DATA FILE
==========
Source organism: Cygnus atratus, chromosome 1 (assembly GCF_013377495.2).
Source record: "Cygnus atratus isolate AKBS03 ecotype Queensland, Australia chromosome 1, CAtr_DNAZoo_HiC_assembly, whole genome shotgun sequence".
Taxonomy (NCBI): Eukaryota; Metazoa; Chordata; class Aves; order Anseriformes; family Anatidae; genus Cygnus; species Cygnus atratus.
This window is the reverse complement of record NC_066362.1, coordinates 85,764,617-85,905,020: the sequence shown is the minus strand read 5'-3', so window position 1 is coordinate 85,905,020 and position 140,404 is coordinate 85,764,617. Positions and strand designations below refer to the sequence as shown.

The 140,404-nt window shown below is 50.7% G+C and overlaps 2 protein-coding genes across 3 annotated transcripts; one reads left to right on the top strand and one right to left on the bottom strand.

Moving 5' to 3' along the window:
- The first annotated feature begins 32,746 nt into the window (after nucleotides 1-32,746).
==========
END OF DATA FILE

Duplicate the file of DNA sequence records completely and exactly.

Source organism: Cygnus atratus, chromosome 1 (assembly GCF_013377495.2).
Source record: "Cygnus atratus isolate AKBS03 ecotype Queensland, Australia chromosome 1, CAtr_DNAZoo_HiC_assembly, whole genome shotgun sequence".
Taxonomy (NCBI): Eukaryota; Metazoa; Chordata; class Aves; order Anseriformes; family Anatidae; genus Cygnus; species Cygnus atratus.
This window is the reverse complement of record NC_066362.1, coordinates 85,764,617-85,905,020: the sequence shown is the minus strand read 5'-3', so window position 1 is coordinate 85,905,020 and position 140,404 is coordinate 85,764,617. Positions and strand designations below refer to the sequence as shown.

The 140,404-nt window shown below is 50.7% G+C and overlaps 2 protein-coding genes across 3 annotated transcripts; one reads left to right on the top strand and one right to left on the bottom strand.

Moving 5' to 3' along the window:
- The first annotated feature begins 32,746 nt into the window (after nucleotides 1-32,746).